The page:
Washington is working on a second meeting between U.S. President Donald Trump and North Korean leader Kim Jong Un, the White House said on Monday.
White House press secretary Sarah Sanders said Kim requested a second summit via a letter sent to Trump last week.
“The primary purpose of the letter was to a request and look to schedule another meeting with the president, which we are open to and are already in the process of coordinating that,” Sanders told assembled reporters.
“It’s certainly something that we want to take place and are already continuing to work on making that happen.”
Sanders added the letter was “very warm” and “very positive”, adding that the White House considered it further evidence of progress towards denuclearization, though did not have additional details about the possible timing or location of the proposed meeting.
Citing other examples of apparent positive momentum, the White House press secretary highlighted how Sunday’s military parade in the North Korean capital did not feature any nuclear-capable intercontinental ballistic missiles (ICBMs).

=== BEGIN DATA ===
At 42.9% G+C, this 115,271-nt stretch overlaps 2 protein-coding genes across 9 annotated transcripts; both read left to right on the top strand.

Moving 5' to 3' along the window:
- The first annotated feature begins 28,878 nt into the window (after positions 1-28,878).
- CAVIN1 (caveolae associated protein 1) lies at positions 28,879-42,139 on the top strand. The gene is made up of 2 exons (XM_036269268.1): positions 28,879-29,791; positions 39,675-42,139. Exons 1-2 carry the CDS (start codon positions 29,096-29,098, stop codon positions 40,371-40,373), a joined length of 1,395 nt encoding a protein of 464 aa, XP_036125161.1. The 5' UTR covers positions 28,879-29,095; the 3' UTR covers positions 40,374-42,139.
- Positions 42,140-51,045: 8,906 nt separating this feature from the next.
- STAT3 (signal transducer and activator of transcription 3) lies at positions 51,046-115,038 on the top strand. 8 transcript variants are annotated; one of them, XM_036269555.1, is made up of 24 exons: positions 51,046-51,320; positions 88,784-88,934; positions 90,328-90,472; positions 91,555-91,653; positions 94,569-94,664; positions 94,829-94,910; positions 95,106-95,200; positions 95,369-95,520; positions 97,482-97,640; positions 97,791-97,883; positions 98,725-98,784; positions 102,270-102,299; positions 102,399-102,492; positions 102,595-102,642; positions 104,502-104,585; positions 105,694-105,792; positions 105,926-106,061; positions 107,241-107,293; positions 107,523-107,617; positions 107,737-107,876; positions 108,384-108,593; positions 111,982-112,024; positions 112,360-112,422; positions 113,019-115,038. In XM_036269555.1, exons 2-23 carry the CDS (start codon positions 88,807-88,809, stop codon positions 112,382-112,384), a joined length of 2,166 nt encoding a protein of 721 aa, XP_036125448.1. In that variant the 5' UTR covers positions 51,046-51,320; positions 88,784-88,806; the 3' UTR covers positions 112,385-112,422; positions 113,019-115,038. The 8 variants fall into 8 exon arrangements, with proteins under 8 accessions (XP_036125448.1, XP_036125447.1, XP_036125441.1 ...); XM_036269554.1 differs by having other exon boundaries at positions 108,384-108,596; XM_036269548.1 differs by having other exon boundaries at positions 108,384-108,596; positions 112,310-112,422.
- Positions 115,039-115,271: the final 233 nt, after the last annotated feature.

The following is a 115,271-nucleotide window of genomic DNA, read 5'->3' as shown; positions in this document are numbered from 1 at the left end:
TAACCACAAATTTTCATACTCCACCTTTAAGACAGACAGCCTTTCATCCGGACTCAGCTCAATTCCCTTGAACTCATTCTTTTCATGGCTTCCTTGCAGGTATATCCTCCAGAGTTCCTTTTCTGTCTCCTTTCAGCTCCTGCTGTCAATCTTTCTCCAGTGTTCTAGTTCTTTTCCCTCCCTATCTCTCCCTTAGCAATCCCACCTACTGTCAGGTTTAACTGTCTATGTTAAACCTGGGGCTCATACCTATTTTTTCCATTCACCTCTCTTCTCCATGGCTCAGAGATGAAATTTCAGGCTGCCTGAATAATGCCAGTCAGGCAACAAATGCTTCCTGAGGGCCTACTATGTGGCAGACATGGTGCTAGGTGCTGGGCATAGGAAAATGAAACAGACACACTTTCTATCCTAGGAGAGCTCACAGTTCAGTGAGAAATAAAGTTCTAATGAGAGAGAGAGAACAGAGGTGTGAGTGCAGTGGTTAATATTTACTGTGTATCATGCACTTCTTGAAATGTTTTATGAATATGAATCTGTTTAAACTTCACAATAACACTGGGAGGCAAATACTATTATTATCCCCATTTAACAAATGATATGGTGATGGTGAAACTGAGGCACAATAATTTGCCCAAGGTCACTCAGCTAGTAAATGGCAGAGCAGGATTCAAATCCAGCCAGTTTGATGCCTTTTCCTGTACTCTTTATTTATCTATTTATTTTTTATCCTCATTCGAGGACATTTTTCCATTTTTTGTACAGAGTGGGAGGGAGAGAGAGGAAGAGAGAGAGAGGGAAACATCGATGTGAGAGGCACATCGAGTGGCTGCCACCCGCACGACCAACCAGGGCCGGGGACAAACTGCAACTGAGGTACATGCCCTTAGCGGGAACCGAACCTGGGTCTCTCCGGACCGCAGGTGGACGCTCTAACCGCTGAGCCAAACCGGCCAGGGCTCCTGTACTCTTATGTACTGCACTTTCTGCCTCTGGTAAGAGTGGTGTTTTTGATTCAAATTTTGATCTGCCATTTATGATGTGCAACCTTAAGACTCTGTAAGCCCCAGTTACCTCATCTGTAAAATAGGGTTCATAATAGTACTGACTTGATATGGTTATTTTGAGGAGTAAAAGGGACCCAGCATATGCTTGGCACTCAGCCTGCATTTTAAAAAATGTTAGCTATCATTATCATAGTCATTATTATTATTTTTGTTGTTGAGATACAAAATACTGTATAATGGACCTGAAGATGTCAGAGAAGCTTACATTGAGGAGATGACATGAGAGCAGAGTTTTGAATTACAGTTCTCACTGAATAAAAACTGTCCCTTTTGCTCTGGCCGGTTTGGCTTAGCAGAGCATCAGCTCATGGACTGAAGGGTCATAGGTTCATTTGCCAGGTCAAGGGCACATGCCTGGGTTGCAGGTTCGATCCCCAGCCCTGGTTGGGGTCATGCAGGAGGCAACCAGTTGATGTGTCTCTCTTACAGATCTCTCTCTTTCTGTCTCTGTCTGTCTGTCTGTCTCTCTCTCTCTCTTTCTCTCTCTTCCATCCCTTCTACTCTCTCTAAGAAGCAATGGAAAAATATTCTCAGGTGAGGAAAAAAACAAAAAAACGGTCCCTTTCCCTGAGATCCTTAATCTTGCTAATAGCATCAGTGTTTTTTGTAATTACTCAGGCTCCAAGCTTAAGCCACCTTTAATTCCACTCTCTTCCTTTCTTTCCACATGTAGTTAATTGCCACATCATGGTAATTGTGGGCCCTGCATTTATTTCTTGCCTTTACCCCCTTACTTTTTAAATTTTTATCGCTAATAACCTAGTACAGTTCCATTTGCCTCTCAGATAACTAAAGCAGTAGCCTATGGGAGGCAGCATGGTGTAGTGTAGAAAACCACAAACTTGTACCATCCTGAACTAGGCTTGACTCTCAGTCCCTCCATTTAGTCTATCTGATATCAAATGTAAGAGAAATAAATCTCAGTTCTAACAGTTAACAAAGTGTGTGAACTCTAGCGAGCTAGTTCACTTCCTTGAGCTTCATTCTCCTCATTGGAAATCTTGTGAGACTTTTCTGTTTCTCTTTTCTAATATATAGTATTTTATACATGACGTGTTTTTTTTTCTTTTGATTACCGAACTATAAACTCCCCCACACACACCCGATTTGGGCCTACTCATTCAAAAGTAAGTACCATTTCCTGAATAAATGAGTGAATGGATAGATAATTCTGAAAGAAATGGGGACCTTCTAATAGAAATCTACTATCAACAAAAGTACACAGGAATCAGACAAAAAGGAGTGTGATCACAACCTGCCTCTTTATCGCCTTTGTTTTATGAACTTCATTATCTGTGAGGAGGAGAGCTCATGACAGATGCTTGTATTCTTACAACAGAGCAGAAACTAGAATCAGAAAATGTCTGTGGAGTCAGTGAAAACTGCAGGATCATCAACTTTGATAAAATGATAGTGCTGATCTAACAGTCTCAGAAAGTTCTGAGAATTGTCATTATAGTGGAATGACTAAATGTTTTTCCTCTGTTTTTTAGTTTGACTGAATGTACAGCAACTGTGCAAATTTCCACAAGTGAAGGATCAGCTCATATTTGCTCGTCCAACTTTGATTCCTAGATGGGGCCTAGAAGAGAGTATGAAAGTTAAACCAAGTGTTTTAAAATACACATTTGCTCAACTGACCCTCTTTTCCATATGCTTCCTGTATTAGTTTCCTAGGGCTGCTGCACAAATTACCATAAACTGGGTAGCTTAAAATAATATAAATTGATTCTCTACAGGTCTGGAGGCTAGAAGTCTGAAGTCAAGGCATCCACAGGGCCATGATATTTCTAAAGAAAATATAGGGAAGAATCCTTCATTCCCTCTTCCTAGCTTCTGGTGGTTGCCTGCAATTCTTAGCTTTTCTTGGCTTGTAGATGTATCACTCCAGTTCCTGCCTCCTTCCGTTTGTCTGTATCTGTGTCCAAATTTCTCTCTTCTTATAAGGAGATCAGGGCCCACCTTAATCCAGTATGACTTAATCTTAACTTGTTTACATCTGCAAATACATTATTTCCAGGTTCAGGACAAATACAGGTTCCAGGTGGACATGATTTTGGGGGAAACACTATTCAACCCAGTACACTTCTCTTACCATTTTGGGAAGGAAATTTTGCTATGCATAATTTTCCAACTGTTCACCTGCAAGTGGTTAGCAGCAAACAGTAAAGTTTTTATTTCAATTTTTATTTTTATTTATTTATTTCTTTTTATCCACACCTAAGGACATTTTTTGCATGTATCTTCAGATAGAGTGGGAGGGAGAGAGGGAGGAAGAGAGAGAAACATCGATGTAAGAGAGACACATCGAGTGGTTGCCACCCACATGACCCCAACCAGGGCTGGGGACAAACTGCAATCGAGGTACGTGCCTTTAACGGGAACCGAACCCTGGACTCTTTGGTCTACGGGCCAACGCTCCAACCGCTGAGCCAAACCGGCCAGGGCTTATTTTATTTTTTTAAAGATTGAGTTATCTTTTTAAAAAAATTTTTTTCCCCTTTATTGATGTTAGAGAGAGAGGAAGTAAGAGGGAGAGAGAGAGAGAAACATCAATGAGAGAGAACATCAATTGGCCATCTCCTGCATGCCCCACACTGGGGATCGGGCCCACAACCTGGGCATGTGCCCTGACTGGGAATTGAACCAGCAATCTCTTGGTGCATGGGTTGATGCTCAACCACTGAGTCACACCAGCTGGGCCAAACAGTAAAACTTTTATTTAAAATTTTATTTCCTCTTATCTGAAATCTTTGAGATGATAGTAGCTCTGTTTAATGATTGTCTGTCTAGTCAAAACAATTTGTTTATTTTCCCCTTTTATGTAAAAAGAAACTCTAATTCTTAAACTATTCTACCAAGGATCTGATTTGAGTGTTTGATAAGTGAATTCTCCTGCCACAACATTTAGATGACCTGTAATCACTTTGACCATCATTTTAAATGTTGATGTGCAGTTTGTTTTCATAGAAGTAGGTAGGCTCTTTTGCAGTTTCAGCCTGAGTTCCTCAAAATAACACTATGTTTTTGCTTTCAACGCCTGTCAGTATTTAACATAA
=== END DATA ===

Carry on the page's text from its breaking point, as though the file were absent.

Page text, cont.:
“We consider (the parade) a sign of good faith, and again the letter from Kim Jong Un to the president certainly showed a commitment to continuing conversations, continuing to work on the progress that they have had since their meeting just they had just a few months ago and also a continued commitment to focus on denuclearization of the peninsula,” Sanders said.
The remarks echoed a twitter statement from Trump on Sunday who thanked the North Korean leader for not showcasing any ICBM technology, calling the move a “big and positive statement.”
But the comments came on the same day as national security adviser John Bolton said that Washington can’t force North Korea to denuclearize and it was up to the authorities in Pyongyang to take the next step.
“We’re still waiting for them. The possibility of another meeting between the two presidents obviously exists, but President Trump can’t make the North Koreans walk through the door he’s holding open,” Bolton said in remarks to the Federalist Society in comments carried by the Washington Examiner.
Bolton also claimed Kim had told his South Korean counterpart Moon Jae-in back in April that he was willing to give up his nuclear weapons in a period of one year.
“Moon Jae-in said to Kim Jong Un, ‘Why don’t we do it in one year?’ And Kim Jong Un said, ‘We’ll do it in one year,’ ” the national security adviser said.
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Featured Image: White House by joelsage on 2012-09-13 16:43:41